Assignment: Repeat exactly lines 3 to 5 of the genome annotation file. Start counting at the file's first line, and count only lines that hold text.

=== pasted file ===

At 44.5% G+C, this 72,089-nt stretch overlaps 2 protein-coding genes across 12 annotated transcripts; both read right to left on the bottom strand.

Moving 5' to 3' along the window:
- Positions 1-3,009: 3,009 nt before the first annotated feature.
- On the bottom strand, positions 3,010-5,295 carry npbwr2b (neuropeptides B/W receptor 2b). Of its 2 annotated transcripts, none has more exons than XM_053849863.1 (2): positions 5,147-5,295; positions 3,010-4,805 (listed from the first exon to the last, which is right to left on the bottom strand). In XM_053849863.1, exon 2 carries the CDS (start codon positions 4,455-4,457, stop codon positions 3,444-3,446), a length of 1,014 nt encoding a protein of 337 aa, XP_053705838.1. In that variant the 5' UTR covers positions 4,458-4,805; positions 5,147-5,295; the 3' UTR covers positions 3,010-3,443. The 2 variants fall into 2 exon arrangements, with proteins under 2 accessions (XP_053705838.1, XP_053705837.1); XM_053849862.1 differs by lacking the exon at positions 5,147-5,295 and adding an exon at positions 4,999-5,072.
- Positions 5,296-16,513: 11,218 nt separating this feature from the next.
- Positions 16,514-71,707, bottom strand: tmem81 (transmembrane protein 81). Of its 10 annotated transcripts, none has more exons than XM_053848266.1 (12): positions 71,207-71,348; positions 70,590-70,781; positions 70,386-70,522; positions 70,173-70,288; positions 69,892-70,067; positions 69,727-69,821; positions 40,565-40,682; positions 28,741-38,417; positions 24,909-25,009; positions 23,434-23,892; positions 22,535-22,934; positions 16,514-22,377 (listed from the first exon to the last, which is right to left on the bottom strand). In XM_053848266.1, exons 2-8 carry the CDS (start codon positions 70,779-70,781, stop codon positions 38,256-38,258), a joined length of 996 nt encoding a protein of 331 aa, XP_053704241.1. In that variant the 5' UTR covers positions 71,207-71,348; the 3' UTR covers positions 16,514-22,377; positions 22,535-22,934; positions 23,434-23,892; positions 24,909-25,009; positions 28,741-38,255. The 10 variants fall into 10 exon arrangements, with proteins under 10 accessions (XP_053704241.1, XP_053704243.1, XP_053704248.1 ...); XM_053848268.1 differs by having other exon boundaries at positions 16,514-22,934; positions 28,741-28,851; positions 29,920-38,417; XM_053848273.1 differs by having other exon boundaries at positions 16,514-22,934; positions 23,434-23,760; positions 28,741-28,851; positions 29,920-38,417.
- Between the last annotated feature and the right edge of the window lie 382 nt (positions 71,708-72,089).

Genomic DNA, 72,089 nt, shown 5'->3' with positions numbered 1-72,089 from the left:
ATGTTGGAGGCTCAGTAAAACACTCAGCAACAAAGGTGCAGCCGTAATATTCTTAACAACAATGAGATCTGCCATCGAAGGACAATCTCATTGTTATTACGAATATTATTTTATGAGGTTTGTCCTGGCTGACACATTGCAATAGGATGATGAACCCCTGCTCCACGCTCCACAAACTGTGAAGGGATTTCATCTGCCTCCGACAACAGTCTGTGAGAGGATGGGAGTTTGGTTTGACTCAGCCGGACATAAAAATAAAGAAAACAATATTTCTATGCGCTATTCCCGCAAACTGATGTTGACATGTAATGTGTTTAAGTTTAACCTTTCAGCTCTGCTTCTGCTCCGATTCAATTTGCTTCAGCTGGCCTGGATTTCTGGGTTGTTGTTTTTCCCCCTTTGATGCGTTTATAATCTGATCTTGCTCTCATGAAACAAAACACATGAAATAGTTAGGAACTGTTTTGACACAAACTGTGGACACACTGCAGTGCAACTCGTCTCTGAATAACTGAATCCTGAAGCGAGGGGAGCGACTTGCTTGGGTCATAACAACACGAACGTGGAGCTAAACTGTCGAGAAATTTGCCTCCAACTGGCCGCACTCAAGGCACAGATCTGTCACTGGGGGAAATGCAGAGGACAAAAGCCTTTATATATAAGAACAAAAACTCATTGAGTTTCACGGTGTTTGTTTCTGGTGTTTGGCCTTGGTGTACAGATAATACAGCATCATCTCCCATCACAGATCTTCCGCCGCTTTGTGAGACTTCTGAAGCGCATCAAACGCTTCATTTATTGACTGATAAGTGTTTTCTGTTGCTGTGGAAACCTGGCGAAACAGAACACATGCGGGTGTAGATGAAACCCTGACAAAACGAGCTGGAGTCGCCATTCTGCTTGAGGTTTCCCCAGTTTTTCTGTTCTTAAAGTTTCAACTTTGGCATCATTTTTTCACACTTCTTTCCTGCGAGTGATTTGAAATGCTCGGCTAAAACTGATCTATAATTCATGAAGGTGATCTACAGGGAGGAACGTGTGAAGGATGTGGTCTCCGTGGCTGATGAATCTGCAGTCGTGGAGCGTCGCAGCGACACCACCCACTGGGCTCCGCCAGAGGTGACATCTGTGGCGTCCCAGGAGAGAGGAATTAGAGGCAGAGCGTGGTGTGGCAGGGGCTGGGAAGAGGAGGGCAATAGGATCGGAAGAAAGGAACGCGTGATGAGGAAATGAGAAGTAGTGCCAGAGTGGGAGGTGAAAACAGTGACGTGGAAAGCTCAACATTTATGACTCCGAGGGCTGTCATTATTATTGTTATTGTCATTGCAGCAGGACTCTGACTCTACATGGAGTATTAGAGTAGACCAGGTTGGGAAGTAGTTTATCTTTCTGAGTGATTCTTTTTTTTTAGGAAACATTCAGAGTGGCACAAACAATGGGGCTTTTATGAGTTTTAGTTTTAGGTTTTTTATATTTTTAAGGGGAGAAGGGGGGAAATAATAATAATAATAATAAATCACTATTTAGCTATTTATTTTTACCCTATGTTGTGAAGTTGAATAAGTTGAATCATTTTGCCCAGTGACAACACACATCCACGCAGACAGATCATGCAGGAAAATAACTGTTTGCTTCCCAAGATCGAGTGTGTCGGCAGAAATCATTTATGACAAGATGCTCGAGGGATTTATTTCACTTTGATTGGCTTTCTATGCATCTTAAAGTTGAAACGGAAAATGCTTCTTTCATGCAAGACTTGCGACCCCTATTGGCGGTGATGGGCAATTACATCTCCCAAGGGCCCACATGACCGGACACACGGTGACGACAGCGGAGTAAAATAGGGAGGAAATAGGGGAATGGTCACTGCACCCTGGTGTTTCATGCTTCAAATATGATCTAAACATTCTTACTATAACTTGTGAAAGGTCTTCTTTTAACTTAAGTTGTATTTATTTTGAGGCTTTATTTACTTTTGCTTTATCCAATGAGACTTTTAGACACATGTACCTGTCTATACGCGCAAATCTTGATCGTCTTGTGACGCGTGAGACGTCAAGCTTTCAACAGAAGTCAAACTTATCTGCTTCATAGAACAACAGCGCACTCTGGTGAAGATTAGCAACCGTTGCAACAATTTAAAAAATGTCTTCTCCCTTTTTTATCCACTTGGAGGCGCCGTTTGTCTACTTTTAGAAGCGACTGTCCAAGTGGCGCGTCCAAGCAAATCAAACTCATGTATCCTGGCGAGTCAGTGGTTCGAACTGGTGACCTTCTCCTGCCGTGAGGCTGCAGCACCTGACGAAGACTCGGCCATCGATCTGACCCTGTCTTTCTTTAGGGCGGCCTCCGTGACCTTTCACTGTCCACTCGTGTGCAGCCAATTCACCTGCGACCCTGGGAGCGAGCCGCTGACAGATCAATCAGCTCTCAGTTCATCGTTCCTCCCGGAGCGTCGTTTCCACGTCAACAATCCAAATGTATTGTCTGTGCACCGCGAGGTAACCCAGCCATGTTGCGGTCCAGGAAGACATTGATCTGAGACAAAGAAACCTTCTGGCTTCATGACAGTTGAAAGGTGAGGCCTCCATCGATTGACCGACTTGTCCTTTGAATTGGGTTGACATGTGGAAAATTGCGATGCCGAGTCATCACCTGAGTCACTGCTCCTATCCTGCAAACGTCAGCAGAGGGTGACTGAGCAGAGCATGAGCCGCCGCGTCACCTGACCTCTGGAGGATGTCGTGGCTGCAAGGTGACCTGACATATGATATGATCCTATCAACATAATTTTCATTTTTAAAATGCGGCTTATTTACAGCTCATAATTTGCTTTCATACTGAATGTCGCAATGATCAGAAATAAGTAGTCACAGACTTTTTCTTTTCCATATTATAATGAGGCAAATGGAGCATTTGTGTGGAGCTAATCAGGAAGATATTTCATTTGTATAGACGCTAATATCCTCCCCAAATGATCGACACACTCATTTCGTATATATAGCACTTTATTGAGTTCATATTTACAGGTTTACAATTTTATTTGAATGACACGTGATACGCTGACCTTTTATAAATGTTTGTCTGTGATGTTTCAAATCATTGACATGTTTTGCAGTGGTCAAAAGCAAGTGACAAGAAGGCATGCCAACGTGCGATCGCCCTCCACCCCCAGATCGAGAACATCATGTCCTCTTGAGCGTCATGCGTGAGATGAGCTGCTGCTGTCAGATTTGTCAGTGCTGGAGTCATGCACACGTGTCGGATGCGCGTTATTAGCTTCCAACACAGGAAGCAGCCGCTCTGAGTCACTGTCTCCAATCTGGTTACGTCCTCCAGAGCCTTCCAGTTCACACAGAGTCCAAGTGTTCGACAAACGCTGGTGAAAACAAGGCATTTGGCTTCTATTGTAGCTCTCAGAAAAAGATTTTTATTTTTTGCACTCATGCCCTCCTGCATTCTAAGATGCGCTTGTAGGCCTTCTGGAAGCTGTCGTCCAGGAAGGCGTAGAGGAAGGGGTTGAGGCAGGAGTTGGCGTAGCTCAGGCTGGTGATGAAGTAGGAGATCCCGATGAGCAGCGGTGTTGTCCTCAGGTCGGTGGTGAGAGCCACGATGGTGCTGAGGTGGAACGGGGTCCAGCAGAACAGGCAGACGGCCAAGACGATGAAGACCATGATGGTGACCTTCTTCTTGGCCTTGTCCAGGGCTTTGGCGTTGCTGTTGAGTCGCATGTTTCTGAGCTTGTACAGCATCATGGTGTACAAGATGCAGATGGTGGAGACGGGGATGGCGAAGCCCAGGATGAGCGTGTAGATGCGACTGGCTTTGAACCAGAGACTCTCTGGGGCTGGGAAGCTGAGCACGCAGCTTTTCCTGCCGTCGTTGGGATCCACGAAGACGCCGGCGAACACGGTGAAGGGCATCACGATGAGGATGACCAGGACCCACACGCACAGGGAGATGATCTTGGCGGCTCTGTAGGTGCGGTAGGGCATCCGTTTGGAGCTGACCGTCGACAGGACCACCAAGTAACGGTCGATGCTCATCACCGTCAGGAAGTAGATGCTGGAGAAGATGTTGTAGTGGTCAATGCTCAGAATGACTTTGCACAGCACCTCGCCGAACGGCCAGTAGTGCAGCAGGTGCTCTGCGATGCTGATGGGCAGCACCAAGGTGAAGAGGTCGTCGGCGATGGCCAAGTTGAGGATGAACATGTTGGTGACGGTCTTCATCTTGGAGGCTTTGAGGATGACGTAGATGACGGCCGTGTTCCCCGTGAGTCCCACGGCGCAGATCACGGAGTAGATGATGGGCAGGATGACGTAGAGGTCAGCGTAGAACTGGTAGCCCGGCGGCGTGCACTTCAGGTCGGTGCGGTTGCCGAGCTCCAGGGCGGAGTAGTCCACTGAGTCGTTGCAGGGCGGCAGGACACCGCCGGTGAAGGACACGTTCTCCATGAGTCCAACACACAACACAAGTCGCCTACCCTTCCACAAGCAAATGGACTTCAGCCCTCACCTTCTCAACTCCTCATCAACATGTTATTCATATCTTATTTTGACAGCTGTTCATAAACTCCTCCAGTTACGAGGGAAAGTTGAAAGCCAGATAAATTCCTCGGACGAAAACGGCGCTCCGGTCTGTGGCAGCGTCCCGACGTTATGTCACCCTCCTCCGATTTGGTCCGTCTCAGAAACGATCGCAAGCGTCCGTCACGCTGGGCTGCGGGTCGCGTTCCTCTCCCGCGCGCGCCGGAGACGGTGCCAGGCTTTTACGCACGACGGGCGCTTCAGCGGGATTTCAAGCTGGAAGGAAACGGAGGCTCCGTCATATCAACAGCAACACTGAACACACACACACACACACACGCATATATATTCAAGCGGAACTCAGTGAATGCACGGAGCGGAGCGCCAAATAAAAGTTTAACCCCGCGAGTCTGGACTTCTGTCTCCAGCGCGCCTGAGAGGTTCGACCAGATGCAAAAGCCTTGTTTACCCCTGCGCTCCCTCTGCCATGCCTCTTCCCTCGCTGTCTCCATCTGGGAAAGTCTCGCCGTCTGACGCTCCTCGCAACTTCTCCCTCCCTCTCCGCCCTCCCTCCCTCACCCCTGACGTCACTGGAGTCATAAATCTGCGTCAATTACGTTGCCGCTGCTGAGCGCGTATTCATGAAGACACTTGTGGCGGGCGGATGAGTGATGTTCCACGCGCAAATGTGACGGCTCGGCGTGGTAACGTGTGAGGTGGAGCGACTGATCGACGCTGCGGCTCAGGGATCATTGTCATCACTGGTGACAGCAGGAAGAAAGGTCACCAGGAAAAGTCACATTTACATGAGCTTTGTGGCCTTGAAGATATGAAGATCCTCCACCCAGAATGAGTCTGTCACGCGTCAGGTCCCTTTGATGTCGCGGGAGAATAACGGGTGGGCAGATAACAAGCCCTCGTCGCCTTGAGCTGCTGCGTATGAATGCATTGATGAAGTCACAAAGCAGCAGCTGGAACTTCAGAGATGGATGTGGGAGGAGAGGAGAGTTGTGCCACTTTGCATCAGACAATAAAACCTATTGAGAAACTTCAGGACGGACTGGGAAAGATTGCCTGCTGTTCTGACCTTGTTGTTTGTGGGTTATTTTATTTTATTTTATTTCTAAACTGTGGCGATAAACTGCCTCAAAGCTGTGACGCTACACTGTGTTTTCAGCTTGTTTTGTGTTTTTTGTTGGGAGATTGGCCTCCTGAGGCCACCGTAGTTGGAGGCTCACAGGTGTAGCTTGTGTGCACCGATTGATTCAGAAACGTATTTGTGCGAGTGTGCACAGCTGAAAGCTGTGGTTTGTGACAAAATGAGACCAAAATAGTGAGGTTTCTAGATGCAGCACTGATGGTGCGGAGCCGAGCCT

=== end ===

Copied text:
- Positions 1-3,009: 3,009 nt before the first annotated feature.
- On the bottom strand, positions 3,010-5,295 carry npbwr2b (neuropeptides B/W receptor 2b). Of its 2 annotated transcripts, none has more exons than XM_053849863.1 (2): positions 5,147-5,295; positions 3,010-4,805 (listed from the first exon to the last, which is right to left on the bottom strand). In XM_053849863.1, exon 2 carries the CDS (start codon positions 4,455-4,457, stop codon positions 3,444-3,446), a length of 1,014 nt encoding a protein of 337 aa, XP_053705838.1. In that variant the 5' UTR covers positions 4,458-4,805; positions 5,147-5,295; the 3' UTR covers positions 3,010-3,443. The 2 variants fall into 2 exon arrangements, with proteins under 2 accessions (XP_053705838.1, XP_053705837.1); XM_053849862.1 differs by lacking the exon at positions 5,147-5,295 and adding an exon at positions 4,999-5,072.
- Positions 5,296-16,513: 11,218 nt separating this feature from the next.